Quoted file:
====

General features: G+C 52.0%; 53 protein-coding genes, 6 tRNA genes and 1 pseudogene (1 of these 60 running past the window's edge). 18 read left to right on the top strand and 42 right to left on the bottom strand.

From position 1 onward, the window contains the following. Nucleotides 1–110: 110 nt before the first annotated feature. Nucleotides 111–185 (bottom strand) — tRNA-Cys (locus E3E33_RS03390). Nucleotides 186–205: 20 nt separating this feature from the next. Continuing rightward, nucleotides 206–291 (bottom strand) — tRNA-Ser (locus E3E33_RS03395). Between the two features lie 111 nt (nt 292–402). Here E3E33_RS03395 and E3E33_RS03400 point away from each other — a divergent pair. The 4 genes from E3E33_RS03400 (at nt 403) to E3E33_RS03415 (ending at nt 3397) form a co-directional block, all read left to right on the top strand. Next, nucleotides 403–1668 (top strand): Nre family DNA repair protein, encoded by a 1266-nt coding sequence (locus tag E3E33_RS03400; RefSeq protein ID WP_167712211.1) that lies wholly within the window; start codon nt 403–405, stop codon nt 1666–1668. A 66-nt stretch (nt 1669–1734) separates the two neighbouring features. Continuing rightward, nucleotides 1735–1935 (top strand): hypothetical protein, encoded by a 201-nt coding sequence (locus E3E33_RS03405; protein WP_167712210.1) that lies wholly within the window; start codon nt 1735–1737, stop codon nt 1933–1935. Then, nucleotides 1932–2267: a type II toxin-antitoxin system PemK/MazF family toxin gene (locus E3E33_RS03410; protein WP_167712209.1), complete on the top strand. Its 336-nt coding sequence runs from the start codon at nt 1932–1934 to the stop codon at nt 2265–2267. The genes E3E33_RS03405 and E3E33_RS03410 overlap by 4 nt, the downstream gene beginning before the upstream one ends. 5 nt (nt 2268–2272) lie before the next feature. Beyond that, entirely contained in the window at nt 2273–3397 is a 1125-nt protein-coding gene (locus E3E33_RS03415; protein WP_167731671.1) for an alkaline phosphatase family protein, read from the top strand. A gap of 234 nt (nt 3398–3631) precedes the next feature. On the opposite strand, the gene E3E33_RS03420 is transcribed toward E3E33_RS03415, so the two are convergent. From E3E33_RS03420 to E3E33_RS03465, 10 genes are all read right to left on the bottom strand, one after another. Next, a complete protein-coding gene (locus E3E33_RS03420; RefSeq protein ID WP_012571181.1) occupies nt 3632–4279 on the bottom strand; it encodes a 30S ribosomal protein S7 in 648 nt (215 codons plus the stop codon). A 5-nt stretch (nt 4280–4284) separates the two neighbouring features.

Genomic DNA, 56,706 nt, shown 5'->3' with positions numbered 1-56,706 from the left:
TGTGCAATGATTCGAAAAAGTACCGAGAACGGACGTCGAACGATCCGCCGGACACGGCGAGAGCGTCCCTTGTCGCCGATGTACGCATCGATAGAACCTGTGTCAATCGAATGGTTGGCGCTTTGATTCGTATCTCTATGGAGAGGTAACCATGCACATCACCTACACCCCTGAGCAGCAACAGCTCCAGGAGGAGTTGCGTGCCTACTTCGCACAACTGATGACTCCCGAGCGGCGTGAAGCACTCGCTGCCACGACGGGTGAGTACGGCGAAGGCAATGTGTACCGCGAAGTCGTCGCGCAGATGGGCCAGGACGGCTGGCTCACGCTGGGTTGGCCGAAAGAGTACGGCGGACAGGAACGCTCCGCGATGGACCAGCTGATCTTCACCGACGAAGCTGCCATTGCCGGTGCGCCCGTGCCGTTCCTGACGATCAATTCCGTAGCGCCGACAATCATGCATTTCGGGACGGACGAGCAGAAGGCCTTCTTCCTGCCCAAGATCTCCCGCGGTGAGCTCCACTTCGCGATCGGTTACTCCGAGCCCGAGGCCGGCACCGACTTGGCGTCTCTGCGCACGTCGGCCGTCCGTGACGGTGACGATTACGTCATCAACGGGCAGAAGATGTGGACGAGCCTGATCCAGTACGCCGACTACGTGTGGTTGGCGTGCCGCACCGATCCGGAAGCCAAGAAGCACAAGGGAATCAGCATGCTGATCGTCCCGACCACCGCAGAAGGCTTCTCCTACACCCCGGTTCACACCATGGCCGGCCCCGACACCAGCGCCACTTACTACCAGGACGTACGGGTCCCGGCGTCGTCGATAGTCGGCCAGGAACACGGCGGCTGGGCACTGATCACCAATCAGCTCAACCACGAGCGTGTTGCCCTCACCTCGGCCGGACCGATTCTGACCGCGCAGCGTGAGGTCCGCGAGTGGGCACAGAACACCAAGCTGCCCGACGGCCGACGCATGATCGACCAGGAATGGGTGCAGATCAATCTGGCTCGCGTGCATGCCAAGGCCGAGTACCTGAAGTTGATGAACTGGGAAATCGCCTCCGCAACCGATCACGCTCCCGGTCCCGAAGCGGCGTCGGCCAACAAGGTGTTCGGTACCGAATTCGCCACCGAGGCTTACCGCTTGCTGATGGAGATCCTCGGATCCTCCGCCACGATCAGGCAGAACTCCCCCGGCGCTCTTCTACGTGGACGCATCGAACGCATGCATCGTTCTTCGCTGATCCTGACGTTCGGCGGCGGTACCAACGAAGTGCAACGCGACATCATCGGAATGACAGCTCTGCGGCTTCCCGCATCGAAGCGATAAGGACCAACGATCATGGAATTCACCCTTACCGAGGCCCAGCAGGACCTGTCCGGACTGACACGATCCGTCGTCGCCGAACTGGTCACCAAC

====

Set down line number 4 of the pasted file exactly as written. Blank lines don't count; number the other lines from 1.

TGTGCAATGATTCGAAAAAGTACCGAGAACGGACGTCGAACGATCCGCCGGACACGGCGAGAGCGTCCCTTGTCGCCGATGTACGCATCGATAGAACCTGTGTCAATCGAATGGTTGGCGCTTTGATTCGTATCTCTATGGAGAGGTAACCATGCACATCACCTACACCCCTGAGCAGCAACAGCTCCAGGAGGAGTTGCGTGCCTACTTCGCACAACTGATGACTCCCGAGCGGCGTGAAGCACTCGCTGCCACGACGGGTGAGTACGGCGAAGGCAATGTGTACCGCGAAGTCGTCGCGCAGATGGGCCAGGACGGCTGGCTCACGCTGGGTTGGCCGAAAGAGTACGGCGGACAGGAACGCTCCGCGATGGACCAGCTGATCTTCACCGACGAAGCTGCCATTGCCGGTGCGCCCGTGCCGTTCCTGACGATCAATTCCGTAGCGCCGACAATCATGCATTTCGGGACGGACGAGCAGAAGGCCTTCTTCCTGCCCAAGATCTCCCGCGGTGAGCTCCACTTCGCGATCGGTTACTCCGAGCCCGAGGCCGGCACCGACTTGGCGTCTCTGCGCACGTCGGCCGTCCGTGACGGTGACGATTACGTCATCAACGGGCAGAAGATGTGGACGAGCCTGATCCAGTACGCCGACTACGTGTGGTTGGCGTGCCGCACCGATCCGGAAGCCAAGAAGCACAAGGGAATCAGCATGCTGATCGTCCCGACCACCGCAGAAGGCTTCTCCTACACCCCGGTTCACACCATGGCCGGCCCCGACACCAGCGCCACTTACTACCAGGACGTACGGGTCCCGGCGTCGTCGATAGTCGGCCAGGAACACGGCGGCTGGGCACTGATCACCAATCAGCTCAACCACGAGCGTGTTGCCCTCACCTCGGCCGGACCGATTCTGACCGCGCAGCGTGAGGTCCGCGAGTGGGCACAGAACACCAAGCTGCCCGACGGCCGACGCATGATCGACCAGGAATGGGTGCAGATCAATCTGGCTCGCGTGCATGCCAAGGCCGAGTACCTGAAGTTGATGAACTGGGAAATCGCCTCCGCAACCGATCACGCTCCCGGTCCCGAAGCGGCGTCGGCCAACAAGGTGTTCGGTACCGAATTCGCCACCGAGGCTTACCGCTTGCTGATGGAGATCCTCGGATCCTCCGCCACGATCAGGCAGAACTCCCCCGGCGCTCTTCTACGTGGACGCATCGAACGCATGCATCGTTCTTCGCTGATCCTGACGTTCGGCGGCGGTACCAACGAAGTGCAACGCGACATCATCGGAATGACAGCTCTGCGGCTTCCCGCATCGAAGCGATAAGGACCAACGATCATGGAATTCACCCTTACCGAGGCCCAGCAGGACCTGTCCGGACTGACACGATCCGTCGTCGCCGAACTGGTCACCAAC